Other symptoms that may accompany vomiting can suggest particular conditions and will need investigating. If a baby seems lethargic or floppy, this could indicate an infection; if his abdomen is swollen, this could suggest an intestinal obstruction; if vomit is bright yellow or green, there could be a twisted bowel; and if there is also diarrhea, there may be gastroenteritis.

Gastroesophageal reflux

If your baby is miserable, in pain, arching his back, refusing feedings, or vomiting large amounts after each feeding, he could be suffering from gastroesophageal reflux. This occurs when the valve between the bottom of the esophagus (gullet) and top of the stomach is immature, allowing the stomach contents to come back into the esophagus. Acid from the stomach can burn the lower end of the esophagus, and if the reflux is severe, a baby can refuse feedings.

What might be done

Mild gastroesophageal reflux that involves vomiting but no problems with weight gain or pain, usually needs no treatment. More severe reflux will need treatment, usually with medicines to stop or prevent the acid production, and prevent the vomiting. For bottle-fed babies with mild reflux, it’s worth asking your pharmacist for an anti-reflux formula.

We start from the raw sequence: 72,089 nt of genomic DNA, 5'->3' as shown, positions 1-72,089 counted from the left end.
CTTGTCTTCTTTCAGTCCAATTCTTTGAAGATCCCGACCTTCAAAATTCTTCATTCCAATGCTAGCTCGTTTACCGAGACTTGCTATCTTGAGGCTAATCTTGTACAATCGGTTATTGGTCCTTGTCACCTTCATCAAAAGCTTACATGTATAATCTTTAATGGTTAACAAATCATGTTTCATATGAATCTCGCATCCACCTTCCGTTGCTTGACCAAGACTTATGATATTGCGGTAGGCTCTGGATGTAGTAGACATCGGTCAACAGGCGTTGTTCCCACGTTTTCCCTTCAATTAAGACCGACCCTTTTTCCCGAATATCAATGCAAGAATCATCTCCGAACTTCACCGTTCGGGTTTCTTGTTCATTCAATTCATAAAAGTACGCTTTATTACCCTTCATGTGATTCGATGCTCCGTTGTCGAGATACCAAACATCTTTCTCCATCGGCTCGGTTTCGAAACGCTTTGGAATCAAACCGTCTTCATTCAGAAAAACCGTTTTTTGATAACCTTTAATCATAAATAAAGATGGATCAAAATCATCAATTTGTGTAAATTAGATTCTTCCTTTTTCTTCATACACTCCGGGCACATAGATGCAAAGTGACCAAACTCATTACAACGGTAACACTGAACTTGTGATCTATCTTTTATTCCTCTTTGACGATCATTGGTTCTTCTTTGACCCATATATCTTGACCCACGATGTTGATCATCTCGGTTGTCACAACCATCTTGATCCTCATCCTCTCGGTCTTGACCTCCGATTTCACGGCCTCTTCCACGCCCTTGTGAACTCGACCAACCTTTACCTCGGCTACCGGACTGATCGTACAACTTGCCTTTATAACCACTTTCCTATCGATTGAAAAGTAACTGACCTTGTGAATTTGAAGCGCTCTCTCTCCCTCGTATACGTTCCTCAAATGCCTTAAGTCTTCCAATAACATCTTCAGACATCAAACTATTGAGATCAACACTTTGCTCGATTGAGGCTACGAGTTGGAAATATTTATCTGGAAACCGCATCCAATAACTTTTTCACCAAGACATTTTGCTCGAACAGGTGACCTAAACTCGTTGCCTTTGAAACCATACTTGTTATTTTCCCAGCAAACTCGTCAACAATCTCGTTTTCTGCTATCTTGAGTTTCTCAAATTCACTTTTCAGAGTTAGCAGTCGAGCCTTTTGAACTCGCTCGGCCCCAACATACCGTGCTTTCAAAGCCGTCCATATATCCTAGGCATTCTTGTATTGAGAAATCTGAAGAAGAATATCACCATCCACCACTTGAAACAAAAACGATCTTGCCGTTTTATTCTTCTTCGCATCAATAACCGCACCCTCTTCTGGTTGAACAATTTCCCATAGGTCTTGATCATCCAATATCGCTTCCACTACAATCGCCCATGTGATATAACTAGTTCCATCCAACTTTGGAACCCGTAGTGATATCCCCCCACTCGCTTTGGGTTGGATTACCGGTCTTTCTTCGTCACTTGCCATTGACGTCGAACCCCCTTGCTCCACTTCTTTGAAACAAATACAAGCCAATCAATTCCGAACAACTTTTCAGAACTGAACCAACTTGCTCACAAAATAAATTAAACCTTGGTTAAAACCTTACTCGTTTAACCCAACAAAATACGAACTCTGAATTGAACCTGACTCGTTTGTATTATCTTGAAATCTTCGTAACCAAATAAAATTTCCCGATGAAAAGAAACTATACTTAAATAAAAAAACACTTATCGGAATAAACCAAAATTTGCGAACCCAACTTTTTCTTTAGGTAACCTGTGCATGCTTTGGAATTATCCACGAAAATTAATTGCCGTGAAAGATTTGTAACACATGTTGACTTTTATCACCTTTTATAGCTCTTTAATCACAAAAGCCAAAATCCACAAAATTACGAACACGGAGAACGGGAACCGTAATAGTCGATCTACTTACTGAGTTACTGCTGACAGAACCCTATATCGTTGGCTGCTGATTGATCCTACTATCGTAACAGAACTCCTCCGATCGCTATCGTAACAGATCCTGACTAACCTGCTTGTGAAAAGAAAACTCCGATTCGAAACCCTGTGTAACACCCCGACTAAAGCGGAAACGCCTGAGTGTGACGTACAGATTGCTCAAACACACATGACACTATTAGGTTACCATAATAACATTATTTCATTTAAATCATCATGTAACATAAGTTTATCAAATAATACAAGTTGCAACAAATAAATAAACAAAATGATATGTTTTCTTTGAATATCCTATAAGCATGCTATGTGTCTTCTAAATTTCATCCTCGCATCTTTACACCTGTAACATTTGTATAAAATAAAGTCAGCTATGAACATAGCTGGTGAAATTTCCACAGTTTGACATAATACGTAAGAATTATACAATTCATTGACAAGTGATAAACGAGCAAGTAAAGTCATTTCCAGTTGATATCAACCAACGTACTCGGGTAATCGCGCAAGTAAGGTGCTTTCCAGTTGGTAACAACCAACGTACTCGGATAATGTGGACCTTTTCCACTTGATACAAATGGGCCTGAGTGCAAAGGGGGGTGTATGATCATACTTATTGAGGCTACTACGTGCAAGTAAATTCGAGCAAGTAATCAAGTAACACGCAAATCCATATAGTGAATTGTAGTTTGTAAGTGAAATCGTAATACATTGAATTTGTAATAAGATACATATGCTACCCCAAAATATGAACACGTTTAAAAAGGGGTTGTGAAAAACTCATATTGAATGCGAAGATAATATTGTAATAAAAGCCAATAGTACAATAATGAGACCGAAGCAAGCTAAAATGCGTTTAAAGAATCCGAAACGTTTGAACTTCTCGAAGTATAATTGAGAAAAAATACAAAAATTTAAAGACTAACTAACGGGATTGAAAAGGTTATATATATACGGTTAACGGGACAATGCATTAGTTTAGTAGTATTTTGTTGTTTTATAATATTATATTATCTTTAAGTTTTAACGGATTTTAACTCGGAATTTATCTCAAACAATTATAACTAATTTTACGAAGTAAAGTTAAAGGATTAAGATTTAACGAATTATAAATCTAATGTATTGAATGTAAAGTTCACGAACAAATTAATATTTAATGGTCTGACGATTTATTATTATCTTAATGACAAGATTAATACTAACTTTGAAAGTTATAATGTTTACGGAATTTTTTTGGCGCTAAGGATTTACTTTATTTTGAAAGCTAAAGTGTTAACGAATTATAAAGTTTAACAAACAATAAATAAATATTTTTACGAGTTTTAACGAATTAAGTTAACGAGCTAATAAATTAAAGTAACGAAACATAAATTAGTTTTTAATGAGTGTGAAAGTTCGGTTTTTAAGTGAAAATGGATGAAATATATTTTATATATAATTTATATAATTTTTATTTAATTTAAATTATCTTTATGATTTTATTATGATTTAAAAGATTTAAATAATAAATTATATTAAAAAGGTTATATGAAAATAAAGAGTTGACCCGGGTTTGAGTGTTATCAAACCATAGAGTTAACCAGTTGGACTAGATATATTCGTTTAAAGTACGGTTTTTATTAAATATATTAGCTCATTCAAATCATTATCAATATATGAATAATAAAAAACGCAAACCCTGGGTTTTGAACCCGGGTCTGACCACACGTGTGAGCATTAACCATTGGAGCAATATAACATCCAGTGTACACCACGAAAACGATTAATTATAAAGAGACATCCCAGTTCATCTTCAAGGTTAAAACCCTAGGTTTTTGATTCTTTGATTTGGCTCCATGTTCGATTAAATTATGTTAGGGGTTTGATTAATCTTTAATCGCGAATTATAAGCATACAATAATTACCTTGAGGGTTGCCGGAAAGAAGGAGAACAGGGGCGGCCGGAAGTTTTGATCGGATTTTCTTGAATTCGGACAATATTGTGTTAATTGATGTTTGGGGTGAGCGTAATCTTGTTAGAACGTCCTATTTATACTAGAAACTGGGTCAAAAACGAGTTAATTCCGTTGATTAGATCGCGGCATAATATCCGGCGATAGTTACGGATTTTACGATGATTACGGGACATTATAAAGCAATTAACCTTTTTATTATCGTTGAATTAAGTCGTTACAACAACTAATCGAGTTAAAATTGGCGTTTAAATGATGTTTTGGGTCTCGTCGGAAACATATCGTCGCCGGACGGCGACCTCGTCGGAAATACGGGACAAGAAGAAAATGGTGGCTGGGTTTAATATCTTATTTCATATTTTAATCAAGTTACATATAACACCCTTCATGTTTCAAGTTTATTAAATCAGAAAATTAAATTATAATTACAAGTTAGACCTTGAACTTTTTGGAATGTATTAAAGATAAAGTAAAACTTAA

Pyloric stenosis

In this condition, which occurs most commonly in first-born male babies, the exit at the bottom of the stomach is thickened, meaning that milk cannot leave. It causes so-called projectile vomiting in which a feeding is vomited with so much force that it can land a foot or so away from the baby. The baby is constantly hungry and will demand another feeding immediately after vomiting. Vomiting becomes progressively more severe.

What might be done

Pyloric stenosis is diagnosed with a blood test and ultrasound, and treatment is surgical. The surgery is straightforward and the improvement remarkable. Babies usually leave the hospital within two or so days.